First off, let me give you a quick snapshot of my personal experience. Last year, I started at a new school midyear. It was quite the challenge to start midyear and walk into another teacher's small classroom to co-teach. By the end of the year, I was grateful for the new friendships I had developed and the classroom library I had inherited from a retiring teacher who had taught at this school for THIRTY SEVEN YEARS! (AH-mazing!) As stacks, and stacks, and stacks of books and bins were brought into my classroom. My mind was boggled. I mean, I had inherited hundreds of books, some new, some over thirty years old. So my dear husband and I went to school one day this summer and brought ALL the books home.
As I saw all these books, I thought, "Now what?" Well, I sorted them into three piles: recycle, give away, and keep. Some of the books were torn, or yellowed and brittled, so I placed them in my large recycling bin. Some books were primary books, or repeated books. I kept many, but I did make a stack to donate to other teachers who might get more use of them. I love a large collection of library books, but I didn't want to have books sitting in my library that I knew would never be seen by my fifth graders.
Next, I decided that I would label my books. You see, my school participates in the Accelerated Reader program. The students absolutely LOVE it and are so encouraged to read more because of it. Students love to see their points and percentages increase throughout the quarter which we track in class. (You can see the resource I use to track their progress by clicking here.) Not all of the books that I own are AR books, but most did fall into this category. Therefore, I looked up each book on www.arbookfinder.com to get the books levels, genre, quiz number, and AR points value. I took the time to type up labels to place on the inside cover of each book. Now, I know this step was a bit over the top, as some teachers just write the AR points on the inside cover, but I know this will help my reading program run more smoothly. Due to my past experiences where sometimes students would misspell the title and have problems finding the test, I decided to add all the information necessary onto the label so students could independently and successfully find their reading level books if needed, and find the test without my support.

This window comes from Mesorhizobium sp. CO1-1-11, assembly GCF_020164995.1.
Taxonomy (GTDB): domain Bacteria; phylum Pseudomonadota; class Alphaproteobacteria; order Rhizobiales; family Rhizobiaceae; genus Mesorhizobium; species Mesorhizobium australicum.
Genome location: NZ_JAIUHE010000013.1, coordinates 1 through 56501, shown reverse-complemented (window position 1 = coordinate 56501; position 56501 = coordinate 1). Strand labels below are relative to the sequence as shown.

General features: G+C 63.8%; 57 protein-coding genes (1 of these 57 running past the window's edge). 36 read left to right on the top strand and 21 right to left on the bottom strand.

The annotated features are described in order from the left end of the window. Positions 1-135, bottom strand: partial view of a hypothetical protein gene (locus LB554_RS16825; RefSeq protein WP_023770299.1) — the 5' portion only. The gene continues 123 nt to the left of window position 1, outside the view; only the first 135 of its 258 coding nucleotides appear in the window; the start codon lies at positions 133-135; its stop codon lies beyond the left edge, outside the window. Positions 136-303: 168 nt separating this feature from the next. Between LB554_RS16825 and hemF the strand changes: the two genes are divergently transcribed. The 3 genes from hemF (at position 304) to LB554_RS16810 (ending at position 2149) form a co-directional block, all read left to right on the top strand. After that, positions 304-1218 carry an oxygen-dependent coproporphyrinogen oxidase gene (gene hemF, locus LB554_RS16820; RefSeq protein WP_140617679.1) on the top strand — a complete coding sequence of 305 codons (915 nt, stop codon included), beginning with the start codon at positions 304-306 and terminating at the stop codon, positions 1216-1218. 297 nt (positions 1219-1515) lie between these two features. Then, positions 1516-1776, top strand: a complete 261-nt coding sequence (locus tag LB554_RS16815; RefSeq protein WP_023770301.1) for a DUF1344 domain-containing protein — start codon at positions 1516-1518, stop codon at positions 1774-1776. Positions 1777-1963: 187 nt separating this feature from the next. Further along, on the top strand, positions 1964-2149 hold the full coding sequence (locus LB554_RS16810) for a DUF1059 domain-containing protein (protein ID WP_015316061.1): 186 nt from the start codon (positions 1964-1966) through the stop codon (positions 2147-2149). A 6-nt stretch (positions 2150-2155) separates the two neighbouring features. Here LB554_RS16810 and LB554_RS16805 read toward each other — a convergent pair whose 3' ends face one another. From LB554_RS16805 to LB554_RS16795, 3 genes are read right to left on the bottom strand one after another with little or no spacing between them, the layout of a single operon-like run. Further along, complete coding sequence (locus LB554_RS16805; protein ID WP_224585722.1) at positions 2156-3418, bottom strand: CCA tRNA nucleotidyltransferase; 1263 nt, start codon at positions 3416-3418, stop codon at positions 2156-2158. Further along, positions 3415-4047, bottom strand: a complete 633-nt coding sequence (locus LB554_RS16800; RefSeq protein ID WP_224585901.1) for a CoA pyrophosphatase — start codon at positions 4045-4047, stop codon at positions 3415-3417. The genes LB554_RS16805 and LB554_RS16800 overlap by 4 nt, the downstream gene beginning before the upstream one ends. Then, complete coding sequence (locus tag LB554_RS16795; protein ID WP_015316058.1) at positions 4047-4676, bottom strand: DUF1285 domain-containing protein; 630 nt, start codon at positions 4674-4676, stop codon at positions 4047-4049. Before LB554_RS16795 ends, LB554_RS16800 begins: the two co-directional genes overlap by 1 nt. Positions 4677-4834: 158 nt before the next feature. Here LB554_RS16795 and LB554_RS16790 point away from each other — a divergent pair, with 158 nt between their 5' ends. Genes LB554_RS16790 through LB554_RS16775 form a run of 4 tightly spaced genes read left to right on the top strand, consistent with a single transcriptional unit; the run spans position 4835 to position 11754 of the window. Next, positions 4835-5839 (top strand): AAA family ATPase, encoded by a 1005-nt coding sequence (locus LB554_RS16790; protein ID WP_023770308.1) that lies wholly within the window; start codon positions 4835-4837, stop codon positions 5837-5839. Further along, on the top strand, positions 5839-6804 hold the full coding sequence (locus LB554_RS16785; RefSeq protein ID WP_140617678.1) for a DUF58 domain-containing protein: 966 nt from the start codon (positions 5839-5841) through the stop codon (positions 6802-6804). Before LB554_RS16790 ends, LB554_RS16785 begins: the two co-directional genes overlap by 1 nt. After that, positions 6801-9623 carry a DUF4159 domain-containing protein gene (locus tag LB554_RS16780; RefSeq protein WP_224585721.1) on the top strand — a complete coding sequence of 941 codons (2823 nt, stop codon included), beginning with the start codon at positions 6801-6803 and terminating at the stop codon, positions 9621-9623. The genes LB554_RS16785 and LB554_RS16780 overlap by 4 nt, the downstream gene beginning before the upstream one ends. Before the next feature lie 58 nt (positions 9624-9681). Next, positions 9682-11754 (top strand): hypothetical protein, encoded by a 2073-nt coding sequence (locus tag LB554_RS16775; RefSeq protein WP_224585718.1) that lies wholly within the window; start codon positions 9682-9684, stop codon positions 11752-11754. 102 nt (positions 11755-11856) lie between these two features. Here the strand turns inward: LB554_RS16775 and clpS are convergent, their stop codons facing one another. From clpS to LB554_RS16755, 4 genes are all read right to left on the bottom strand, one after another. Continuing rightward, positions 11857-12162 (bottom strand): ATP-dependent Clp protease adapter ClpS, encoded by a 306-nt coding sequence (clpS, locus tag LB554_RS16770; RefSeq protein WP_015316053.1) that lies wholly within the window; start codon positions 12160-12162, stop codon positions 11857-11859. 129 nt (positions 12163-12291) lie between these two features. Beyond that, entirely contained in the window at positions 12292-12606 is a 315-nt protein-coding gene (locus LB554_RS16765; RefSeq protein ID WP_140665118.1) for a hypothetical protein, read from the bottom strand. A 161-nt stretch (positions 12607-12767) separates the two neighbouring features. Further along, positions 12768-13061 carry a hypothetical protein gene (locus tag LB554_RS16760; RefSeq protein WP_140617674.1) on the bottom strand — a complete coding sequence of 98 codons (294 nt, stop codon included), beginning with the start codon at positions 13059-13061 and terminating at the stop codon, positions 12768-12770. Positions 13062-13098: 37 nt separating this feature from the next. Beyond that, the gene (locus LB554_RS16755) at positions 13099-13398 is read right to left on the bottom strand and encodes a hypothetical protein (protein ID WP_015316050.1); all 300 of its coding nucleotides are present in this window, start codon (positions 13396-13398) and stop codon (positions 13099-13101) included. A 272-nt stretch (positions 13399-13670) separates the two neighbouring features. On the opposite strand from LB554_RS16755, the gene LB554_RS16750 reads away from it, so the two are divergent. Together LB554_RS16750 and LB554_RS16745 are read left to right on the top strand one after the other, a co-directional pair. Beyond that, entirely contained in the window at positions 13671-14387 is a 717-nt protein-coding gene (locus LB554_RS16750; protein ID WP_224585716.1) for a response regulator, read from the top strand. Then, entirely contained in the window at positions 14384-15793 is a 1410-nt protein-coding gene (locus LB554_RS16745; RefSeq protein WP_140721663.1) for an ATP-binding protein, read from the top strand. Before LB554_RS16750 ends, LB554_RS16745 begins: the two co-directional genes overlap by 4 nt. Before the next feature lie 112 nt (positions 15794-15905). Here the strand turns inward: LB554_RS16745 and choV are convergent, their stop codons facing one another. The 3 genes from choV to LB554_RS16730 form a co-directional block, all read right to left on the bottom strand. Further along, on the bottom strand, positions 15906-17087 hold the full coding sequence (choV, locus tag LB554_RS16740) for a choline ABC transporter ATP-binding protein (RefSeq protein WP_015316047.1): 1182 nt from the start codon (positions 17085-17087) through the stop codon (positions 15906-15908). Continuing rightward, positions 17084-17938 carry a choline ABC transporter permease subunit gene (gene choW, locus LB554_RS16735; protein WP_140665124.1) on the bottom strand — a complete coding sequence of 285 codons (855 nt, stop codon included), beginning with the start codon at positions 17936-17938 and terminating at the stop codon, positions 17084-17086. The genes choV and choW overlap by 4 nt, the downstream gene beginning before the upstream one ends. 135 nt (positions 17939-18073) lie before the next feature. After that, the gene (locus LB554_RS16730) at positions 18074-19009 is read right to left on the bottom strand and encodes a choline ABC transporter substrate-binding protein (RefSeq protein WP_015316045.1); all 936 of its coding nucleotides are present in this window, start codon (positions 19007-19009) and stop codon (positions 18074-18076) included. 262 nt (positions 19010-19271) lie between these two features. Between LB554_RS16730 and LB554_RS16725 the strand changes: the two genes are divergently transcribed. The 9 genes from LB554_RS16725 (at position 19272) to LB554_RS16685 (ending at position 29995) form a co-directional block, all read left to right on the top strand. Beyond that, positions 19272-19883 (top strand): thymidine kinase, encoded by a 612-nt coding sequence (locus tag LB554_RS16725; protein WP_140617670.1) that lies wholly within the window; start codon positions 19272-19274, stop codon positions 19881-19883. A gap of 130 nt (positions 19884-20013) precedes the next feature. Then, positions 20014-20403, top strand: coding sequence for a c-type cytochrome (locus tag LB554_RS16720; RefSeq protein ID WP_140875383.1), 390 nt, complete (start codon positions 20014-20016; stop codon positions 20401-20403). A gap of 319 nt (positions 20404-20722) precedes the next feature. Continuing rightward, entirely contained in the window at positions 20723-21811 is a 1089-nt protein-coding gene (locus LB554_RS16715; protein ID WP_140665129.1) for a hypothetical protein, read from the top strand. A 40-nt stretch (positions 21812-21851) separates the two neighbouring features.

Once the labels were printed, I placed them in the inside cover, and added a colored dot to the spine of the book. My school's library uses this system so I thought it would be the easiest method to use in my class since it would be familiar to the students. Each color represents a reading level. Now, in my class students do not have to stay within their color, but many times they are more comfortable finding a book they know will be in their reading level, or close to it, by looking for the colored dot rather than having to start from scratch. My school uses the following color coding system, so I decided to make a chart to place in my classroom. (This year our school theme is superheroes, therefore I added a superhero to our class chart.)
Next, I sorted the books. Some were sorted by authors (ex. Roald Dahl), some by series (ex. Diary of a Wimpy Kid), others by reading levels (ex. 4.0-4.5), and some by genre or topics (ex. legends).
I then placed them in bins I found at the Dollar Store. They are colorful and were the perfect size. Hey, for $1 a bin, I was able to spend about $40 to get ALL my books organized and easy to find. Not bad if you ask me. ;)
The next step was to label the bins. This part I thought long and hard about, while watching many classroom library videos, reading many blog posts, and pinning many Pinterest pins. I knew I wanted the labels to have the category title on it, but I wanted a system that would keep the classroom library organized. Then I saw a couple of teachers who used numbers on their books and bins to keep them organized. The books had a number label on them that matched the number on the bin so students would place the books back into the bin with the corresponding number. GENIUS!!! So I decided to do the same, but I took it one step further. I wanted to divide the books in my classroom library by 'fiction' and 'nonfiction.' I separated the 'fiction' books into green bins, and the 'nonfiction' books into blue bins. On my bin labels I added a number with an F above it for fiction, and an NF above it for nonfiction.
I placed the corresponding number label on the top left corner of the back cover, and placed the books back into their bin.
As you can imagine, this was time consuming since I had to do ALL the books. However, we will now have an organized library with a place for everything and an easy way to put everything back in its place.
From this day forward it will only take a couple of minutes to add books into my classroom library keeping it organized and most importantly, FUNCTIONAL.
You can find editable classroom library labels in various colors to match you class by clicking here.
I hope this gave you some new ideas that you can implement in your classroom.